The Atomium - Brussels, Belgium
None of the abstract concepts comes closer to fulfilled utopia than that of eternal peace. - Theodor Adorno, German Philosopher and a prominent member of the Frankfurt School of philosophy know for its critical theory of society
By Ian Trynor
Wracked by its worst ever crisis of confidence in almost 60 years, the European Union received a surprise boost to its self-esteem when it won the Nobel peace prize.
In a decision that many saw as paradoxical given the multiple frictions and disputes afflicting the union as it struggles to save its single currency, the Nobel committee in Oslo took the bigger and longer view, citing the EU's long record of generating reconciliation between historical foes and helping to restore democracy and peace to the erstwhile dictatorships of southern Europe and the former communist regimes of the old Soviet bloc.
The award brought a rapturous reaction at EU headquarters in Brussels, as well as sour and embittered criticism from europhobes and Eurosceptics, principally the British. (...)
José Manuel Barroso, head of the European commission, said the prize had been awarded to all 500 million EU citizens. (...)
Rather than dwelling on the crisis of the past three years, the Nobel committee looked back two generations to the founding of what was to become the modern EU as a political and economic instrument above all aimed at halting the historical rivalries and enmities between Germany and France that saw the two countries fight three wars in the century before the EU was established.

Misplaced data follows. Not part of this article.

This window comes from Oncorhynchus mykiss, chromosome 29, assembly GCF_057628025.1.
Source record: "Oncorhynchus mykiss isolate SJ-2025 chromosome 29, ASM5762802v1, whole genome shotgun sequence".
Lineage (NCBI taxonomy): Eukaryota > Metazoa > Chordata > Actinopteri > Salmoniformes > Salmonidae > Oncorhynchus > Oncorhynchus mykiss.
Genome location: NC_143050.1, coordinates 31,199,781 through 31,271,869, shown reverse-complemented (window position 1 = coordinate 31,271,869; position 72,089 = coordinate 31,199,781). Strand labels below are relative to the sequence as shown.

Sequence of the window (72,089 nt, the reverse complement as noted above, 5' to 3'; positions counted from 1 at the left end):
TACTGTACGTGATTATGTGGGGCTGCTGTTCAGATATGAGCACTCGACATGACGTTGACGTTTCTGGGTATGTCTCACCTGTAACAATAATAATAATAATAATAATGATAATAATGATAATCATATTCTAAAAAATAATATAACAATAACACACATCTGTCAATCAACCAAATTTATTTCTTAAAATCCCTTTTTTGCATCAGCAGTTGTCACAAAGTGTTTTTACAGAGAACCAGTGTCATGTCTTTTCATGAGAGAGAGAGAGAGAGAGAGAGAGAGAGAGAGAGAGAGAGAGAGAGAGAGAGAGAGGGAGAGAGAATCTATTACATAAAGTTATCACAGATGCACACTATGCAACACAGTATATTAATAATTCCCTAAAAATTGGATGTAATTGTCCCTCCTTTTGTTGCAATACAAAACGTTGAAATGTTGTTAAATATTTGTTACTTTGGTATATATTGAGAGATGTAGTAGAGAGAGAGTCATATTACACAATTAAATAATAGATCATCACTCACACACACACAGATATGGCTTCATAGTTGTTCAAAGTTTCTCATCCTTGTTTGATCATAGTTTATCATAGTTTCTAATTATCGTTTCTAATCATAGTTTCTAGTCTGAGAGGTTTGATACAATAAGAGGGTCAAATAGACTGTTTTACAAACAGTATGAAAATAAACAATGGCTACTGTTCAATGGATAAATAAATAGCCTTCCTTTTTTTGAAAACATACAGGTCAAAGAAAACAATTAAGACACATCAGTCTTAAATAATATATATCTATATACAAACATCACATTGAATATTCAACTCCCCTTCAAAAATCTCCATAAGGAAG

The committee said the EU's powers of healing were being brought to bear on the Balkans, the scene of bloodbaths only 20 years ago, through a policy of integration towards former Yugoslavia. Slovenia is already a member and Croatia is slated to become the EU's 28th member next year.
The praise for the Balkan policy came despite the EU's failures to stop the bloodshed in Bosnia in 1992-95.
In a further paradox given the emphasis on the EU's prowess at reconciliation, the current six-month presidency is held by Cyprus, a country whose intractable conflict and partition has defied decades of mediation and has contributed hugely to the freeze in Turkey's negotiations to join the EU.
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